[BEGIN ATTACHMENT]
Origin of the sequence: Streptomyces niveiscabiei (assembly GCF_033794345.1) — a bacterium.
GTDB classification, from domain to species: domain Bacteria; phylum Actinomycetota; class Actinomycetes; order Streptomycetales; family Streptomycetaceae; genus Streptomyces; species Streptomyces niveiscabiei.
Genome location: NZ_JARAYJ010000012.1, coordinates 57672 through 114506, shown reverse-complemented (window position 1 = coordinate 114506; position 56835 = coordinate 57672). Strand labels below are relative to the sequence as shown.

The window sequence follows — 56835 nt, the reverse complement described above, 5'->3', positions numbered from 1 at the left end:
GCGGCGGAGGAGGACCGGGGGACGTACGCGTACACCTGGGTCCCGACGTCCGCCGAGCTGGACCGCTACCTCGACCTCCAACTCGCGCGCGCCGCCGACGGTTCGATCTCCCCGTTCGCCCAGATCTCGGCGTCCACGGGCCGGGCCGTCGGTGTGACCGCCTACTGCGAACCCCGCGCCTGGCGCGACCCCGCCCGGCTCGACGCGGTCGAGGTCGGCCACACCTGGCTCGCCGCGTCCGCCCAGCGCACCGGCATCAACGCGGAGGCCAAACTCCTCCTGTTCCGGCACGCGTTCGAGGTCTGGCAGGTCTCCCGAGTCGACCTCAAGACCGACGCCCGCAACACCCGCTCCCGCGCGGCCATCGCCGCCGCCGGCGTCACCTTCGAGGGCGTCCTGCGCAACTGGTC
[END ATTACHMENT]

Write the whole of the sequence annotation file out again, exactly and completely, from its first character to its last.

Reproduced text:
Origin of the sequence: Streptomyces niveiscabiei (assembly GCF_033794345.1) — a bacterium.
GTDB classification, from domain to species: domain Bacteria; phylum Actinomycetota; class Actinomycetes; order Streptomycetales; family Streptomycetaceae; genus Streptomyces; species Streptomyces niveiscabiei.
Genome location: NZ_JARAYJ010000012.1, coordinates 57672 through 114506, shown reverse-complemented (window position 1 = coordinate 114506; position 56835 = coordinate 57672). Strand labels below are relative to the sequence as shown.

The window sequence follows — 56835 nt, the reverse complement described above, 5'->3', positions numbered from 1 at the left end:
GCGGCGGAGGAGGACCGGGGGACGTACGCGTACACCTGGGTCCCGACGTCCGCCGAGCTGGACCGCTACCTCGACCTCCAACTCGCGCGCGCCGCCGACGGTTCGATCTCCCCGTTCGCCCAGATCTCGGCGTCCACGGGCCGGGCCGTCGGTGTGACCGCCTACTGCGAACCCCGCGCCTGGCGCGACCCCGCCCGGCTCGACGCGGTCGAGGTCGGCCACACCTGGCTCGCCGCGTCCGCCCAGCGCACCGGCATCAACGCGGAGGCCAAACTCCTCCTGTTCCGGCACGCGTTCGAGGTCTGGCAGGTCTCCCGAGTCGACCTCAAGACCGACGCCCGCAACACCCGCTCCCGCGCGGCCATCGCCGCCGCCGGCGTCACCTTCGAGGGCGTCCTGCGCAACTGGTC